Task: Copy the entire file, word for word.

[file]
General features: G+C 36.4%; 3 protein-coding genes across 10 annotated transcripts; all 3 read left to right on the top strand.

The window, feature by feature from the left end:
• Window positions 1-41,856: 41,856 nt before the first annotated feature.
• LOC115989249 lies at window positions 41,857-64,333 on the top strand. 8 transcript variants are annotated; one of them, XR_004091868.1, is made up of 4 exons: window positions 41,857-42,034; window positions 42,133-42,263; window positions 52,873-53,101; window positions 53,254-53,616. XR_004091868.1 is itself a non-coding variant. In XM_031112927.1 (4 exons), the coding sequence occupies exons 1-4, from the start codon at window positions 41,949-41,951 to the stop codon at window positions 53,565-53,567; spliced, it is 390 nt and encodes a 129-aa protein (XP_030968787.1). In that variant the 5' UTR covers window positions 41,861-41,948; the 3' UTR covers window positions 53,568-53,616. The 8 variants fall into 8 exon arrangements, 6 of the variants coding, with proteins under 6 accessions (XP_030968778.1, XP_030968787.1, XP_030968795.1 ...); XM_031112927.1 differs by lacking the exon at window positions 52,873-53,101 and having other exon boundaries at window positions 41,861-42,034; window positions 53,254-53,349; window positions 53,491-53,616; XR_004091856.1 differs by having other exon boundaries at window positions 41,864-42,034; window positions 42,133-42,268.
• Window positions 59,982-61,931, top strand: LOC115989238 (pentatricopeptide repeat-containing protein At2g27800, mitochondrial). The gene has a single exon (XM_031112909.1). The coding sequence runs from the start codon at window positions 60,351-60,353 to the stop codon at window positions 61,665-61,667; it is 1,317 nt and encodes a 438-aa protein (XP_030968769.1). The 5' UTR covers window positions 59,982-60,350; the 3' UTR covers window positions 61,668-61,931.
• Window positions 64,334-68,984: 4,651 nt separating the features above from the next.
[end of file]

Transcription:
General features: G+C 36.4%; 3 protein-coding genes across 10 annotated transcripts; all 3 read left to right on the top strand.

The window, feature by feature from the left end:
• Window positions 1-41,856: 41,856 nt before the first annotated feature.
• LOC115989249 lies at window positions 41,857-64,333 on the top strand. 8 transcript variants are annotated; one of them, XR_004091868.1, is made up of 4 exons: window positions 41,857-42,034; window positions 42,133-42,263; window positions 52,873-53,101; window positions 53,254-53,616. XR_004091868.1 is itself a non-coding variant. In XM_031112927.1 (4 exons), the coding sequence occupies exons 1-4, from the start codon at window positions 41,949-41,951 to the stop codon at window positions 53,565-53,567; spliced, it is 390 nt and encodes a 129-aa protein (XP_030968787.1). In that variant the 5' UTR covers window positions 41,861-41,948; the 3' UTR covers window positions 53,568-53,616. The 8 variants fall into 8 exon arrangements, 6 of the variants coding, with proteins under 6 accessions (XP_030968778.1, XP_030968787.1, XP_030968795.1 ...); XM_031112927.1 differs by lacking the exon at window positions 52,873-53,101 and having other exon boundaries at window positions 41,861-42,034; window positions 53,254-53,349; window positions 53,491-53,616; XR_004091856.1 differs by having other exon boundaries at window positions 41,864-42,034; window positions 42,133-42,268.
• Window positions 59,982-61,931, top strand: LOC115989238 (pentatricopeptide repeat-containing protein At2g27800, mitochondrial). The gene has a single exon (XM_031112909.1). The coding sequence runs from the start codon at window positions 60,351-60,353 to the stop codon at window positions 61,665-61,667; it is 1,317 nt and encodes a 438-aa protein (XP_030968769.1). The 5' UTR covers window positions 59,982-60,350; the 3' UTR covers window positions 61,668-61,931.
• Window positions 64,334-68,984: 4,651 nt separating the features above from the next.